As Tampa GOP debate nears, Republicans and protesters weigh in
After tomorrow's South Carolina presidential primary election, national attention will turn to Florida, where the next primary will be held on Tuesday, January 31. This coming Monday, Tampa's University of South Florida will host a Presidential primary debate in a state that has been recently been penalized by the National Republican party for moving the date of it's primary election forward.
Florida is a political battleground state that typically sees a lot of action during national elections, but this year, the GOP's national committee voted to cut the state's delegation in half from 99 to 50 as punishment for the state GOP moving it's primary forward in an attempt to have a greater influence on who will be the party's nominee. When the GOP holds it's National Convention in Tampa this August, Florida delegates will get the worst seats in the house and hotel rooms that are neither favorable nor convenient to the convention being held downtown.
Republican Hillsborough County Commissioner Mark Sharpe, holding court at Buddy Brew coffee shop this morning, says he isn't happy about the penalties:
"Well, I think that's kind of silly, I think Florida is an incredibly important state and ought to have a very important voice in who our nominee should be."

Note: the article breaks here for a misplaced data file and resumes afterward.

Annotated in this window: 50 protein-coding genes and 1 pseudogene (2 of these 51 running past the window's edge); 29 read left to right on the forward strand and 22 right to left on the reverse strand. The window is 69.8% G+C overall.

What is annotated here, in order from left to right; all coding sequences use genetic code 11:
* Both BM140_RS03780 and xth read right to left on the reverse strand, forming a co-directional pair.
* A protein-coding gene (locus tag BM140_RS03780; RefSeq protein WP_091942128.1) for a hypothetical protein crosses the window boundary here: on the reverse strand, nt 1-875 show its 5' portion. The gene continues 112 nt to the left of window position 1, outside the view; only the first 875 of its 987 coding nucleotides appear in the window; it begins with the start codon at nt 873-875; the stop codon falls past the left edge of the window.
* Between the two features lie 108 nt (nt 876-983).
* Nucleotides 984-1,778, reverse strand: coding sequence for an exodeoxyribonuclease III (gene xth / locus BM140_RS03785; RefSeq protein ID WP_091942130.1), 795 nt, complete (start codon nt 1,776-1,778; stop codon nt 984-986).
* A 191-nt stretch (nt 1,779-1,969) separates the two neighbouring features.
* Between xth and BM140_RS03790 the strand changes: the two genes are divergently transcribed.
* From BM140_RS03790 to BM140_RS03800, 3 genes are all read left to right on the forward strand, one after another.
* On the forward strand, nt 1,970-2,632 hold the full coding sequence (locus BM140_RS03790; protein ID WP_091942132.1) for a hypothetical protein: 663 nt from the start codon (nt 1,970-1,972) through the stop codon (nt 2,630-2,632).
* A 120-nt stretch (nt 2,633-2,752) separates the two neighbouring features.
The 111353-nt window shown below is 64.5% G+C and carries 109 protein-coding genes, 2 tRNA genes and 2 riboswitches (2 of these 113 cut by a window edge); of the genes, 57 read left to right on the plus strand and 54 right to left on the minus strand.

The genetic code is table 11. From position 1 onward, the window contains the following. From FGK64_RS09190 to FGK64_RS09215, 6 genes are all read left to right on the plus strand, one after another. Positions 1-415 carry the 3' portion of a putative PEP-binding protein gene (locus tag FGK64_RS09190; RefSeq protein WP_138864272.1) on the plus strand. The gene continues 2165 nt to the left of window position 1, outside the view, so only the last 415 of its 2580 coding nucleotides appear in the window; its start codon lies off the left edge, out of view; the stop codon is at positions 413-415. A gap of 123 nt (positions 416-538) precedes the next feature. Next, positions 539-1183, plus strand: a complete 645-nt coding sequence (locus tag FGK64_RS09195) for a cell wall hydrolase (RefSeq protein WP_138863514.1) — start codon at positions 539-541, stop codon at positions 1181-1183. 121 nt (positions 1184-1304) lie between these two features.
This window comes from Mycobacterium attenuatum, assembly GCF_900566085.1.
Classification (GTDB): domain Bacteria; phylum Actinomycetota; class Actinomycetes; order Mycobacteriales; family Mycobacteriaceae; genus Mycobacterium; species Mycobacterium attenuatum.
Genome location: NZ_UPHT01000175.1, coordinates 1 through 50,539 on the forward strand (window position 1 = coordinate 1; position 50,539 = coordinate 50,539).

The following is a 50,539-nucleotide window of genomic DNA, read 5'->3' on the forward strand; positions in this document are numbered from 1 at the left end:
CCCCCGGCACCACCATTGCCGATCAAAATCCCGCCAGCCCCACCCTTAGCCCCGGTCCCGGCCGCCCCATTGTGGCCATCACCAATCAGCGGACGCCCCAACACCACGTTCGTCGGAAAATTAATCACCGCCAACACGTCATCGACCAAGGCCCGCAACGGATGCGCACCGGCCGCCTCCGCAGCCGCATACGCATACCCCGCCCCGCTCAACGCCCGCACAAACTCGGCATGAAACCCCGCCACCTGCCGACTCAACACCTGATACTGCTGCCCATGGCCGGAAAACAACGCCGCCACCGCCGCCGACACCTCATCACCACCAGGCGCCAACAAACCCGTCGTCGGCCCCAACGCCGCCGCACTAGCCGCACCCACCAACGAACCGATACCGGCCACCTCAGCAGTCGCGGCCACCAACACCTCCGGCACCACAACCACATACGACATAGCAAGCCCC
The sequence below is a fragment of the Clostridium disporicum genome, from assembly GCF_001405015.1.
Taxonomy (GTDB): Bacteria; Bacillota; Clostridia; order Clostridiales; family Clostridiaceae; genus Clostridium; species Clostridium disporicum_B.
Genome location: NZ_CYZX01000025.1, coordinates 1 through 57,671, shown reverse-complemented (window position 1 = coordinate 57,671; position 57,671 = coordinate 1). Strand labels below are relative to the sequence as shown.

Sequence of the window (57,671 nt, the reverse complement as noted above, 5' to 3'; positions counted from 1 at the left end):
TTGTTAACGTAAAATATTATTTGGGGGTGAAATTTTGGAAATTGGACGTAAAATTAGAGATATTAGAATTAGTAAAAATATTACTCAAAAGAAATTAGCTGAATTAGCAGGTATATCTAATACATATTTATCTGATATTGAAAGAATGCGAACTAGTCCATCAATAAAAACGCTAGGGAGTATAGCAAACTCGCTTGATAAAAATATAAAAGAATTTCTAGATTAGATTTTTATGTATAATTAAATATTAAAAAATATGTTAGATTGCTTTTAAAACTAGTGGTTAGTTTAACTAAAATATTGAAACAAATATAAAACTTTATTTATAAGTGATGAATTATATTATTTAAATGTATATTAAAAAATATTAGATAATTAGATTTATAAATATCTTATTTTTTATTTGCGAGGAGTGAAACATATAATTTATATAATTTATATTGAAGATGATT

The first Presidential primaries typically take place in small states giving even lesser known and underfunded candidates a chance to connect with interested voters and perhaps perform better than expected and pull off an upset. But in recent years several larger states have been vying for earlier primaries in hopes of securing a greater political commitment from candidates. Sharpe sees the value in small states leading the off the primaries but still would like a greater voice for Florida in the process:
"A candidate who is unknown who doesn't have the capital to run and never compete in Florida."
Tampa attorney and former City Council candidate, Republican Tony DeSisto, is happy about Florida's new primary date despite the penalties.
"I think Florida is very representative of the country at large."
Regarding the Republican debate being held in Tampa on Monday, Desisto says he'd like to hear the candidates talk more about substantial concrete plans rather than slogans.
"Especially in our political climate now it's easier to give little soundbytes and negative attacks."
And who is Desisto supporting?
"At this point I'm gonna be supporting Romney 'cause he's what's left."
Some folks in Tampa aren't thrilled about the Republican debates coming to Tampa on Monday. University of South Florida student Micheal Fernandez is upset that, although USF is hosting the debate, very few students are allowed to attend.
Tampa resident and activist Jen Lopez says she plans to protest Monday's debate based on their stances on Gay and Lesbian rights.
The Republican Presidential debate is being sponsored by the Tampa Bay Times, NBC, the National Journal, and the Florida Council of 100. The debate will be televised live on Monday at 9pm on NBC.comments powered by Disqus